A Message from Dan, President of the GCT

For the past 50 years the GCT has worked hard to fulfill our mission to the Town of Groton “… to acquire, preserve and provide public access to lands with significant conservation value.” To date, the GCT’s accomplishments are impressive: GCT currently maintains 36 preserves protecting agricultural lands, forests, wetlands, and water sources, including the 160-acre General Field and the 138-acre Skinner Forest. Its five currently held Conservation Restrictions will permanently keep open another 64.2 acres of developable land, helping to maintain Groton’s rural character. Just this year, we spent time and money on two large invasive projects. On Shepley Hills, we created an innovative Barberry removal method, cutting and applying herbicide to control this invasive.

On the Bates property, invasives and brush removal work was done in all three former meadows, along the entry way, and at the stone bench. We have many properties where mowing and brush clearing not only project the area from invasives, but encourage the nesting of wildlife. Speaking of wildlife, property management would not be complete without our constant “debate” with beavers over who owns which property. And if you are like me, just looking out your window gives you an idea of the incredible bittersweet problem our area suffers. Tireless teams of trustees and volunteers take to the woods to clear patches of overgrown bittersweet, free long-standing trees, and re-open trails. So you get an idea of the work involved with maintaining these beautiful pieces of land we have been so diligently preserving.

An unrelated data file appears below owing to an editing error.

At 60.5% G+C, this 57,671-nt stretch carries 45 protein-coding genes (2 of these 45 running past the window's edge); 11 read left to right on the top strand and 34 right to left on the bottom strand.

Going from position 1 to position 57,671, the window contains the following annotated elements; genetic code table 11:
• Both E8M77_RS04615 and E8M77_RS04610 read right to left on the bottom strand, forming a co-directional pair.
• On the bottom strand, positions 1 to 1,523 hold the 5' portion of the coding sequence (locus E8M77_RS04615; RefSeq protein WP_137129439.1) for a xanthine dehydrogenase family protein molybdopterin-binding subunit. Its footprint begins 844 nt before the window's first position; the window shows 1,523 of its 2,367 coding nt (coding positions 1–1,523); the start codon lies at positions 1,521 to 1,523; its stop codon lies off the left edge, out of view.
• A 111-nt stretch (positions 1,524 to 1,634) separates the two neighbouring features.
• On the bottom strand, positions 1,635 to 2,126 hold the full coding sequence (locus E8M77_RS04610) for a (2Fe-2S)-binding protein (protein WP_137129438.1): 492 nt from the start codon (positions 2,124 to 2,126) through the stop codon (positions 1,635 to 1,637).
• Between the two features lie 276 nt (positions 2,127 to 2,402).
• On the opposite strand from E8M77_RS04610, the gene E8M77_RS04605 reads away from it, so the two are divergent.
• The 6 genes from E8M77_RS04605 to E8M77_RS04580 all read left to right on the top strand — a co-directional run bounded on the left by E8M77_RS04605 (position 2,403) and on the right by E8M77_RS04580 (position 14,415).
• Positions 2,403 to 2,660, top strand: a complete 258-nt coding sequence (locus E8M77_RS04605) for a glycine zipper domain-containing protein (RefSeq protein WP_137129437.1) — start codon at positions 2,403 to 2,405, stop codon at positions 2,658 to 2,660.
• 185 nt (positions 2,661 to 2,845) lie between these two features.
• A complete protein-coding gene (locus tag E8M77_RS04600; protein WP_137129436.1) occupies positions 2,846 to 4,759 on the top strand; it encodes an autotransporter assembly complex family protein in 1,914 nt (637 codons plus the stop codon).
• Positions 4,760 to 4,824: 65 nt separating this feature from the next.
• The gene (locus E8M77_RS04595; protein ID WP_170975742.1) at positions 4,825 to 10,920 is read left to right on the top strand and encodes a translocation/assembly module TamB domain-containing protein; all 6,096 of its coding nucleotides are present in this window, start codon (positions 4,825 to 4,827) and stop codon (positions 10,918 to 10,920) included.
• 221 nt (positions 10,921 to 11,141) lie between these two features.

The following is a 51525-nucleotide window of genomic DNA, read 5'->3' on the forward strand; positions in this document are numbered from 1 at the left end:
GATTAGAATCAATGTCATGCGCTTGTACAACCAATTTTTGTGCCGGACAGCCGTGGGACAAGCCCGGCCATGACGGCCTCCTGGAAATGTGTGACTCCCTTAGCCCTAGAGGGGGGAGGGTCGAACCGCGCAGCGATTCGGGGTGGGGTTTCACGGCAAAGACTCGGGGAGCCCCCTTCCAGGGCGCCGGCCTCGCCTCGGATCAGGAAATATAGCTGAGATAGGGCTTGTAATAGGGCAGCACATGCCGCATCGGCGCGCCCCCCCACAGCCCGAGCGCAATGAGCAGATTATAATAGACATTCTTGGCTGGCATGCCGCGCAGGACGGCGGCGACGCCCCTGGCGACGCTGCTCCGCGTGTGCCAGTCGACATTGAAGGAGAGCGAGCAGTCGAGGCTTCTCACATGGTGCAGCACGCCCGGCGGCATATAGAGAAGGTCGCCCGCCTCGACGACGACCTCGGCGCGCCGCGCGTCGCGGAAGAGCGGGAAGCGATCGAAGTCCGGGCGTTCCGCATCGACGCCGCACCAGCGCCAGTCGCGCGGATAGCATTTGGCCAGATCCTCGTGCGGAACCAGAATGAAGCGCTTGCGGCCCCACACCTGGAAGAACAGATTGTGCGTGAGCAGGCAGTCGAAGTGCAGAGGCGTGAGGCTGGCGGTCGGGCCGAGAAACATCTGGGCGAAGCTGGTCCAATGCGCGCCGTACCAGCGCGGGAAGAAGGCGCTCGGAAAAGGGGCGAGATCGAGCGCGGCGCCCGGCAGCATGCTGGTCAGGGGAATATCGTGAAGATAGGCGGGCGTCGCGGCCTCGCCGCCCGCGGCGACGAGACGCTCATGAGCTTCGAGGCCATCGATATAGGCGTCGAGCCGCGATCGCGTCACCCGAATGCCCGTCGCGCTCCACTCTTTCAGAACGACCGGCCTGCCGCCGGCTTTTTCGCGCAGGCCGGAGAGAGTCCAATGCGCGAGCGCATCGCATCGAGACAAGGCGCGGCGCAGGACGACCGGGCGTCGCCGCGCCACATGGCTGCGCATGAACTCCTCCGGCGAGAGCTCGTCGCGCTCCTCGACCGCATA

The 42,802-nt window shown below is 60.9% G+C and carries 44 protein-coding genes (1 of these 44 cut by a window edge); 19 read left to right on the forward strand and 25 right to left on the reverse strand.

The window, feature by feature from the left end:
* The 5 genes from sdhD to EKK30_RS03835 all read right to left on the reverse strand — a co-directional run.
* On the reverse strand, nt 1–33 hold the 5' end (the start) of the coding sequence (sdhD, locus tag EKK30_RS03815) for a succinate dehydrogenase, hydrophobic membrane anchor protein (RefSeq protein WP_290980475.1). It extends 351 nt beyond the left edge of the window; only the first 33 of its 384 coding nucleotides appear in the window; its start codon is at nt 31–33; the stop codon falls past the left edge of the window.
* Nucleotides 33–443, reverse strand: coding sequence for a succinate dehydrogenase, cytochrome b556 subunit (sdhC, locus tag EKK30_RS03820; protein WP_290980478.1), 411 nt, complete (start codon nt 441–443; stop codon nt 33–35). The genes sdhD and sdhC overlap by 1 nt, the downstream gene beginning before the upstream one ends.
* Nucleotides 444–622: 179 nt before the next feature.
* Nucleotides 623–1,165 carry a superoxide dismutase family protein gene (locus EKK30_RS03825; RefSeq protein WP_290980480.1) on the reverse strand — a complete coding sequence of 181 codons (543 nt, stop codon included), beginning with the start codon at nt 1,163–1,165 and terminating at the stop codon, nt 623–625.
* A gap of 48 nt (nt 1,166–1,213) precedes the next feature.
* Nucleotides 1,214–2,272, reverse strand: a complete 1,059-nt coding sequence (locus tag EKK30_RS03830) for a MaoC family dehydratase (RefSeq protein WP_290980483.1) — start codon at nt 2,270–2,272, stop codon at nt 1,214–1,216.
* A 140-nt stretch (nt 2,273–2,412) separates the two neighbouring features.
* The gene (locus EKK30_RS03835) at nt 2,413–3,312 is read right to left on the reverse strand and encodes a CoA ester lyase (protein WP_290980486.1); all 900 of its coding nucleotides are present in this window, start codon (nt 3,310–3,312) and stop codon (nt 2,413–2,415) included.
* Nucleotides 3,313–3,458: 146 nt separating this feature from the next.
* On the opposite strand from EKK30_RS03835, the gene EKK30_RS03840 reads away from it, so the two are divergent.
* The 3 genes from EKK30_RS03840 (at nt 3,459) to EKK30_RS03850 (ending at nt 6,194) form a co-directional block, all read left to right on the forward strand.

At this time of year, we invite members to join in for a donation of time or money – there is no minimum. We depend on our members’ financial support to provide funds to operate and fulfill our mission. I am mindful of the need to spend our money effectively – to get results. Your membership dollars have enabled the GCT to do that for more than five decades. The victories are sometimes small, such as the mowing of Still Meadow.

Sometimes they are large, such as enabling us to hire interns during the summer to work with trustees to catalog and identify all the species we protect. Cumulatively, it is a record of accomplishment we can all be very proud of. And, 100% of dues and donations stay right here in Groton, working directly to help preserve our environment, our quality of life.
Use a donation of time to become an active land steward, or joining in on one of our work teams. All of our volunteers have a special talent that can help the GCT!

For 50 years, the Groton Conservation Trust has provided landowners an economically viable alternative to selling land for development. The GCT has conserved over 1,500 acres of land through acquisition of fee title and conservation restrictions. This is land that will never be developed and will forever provide habitat for wildlife, protection for water
supplies, and quiet places for people to get out and enjoy spectacular woodlands, wetlands and headlands that make our community such a beautiful place to live.

The GCT is run entirely by the hard work and dedication of volunteers. The lean operating budget is raised, in part, through annual donations from members, and we hope we can continue to count you among our supporters!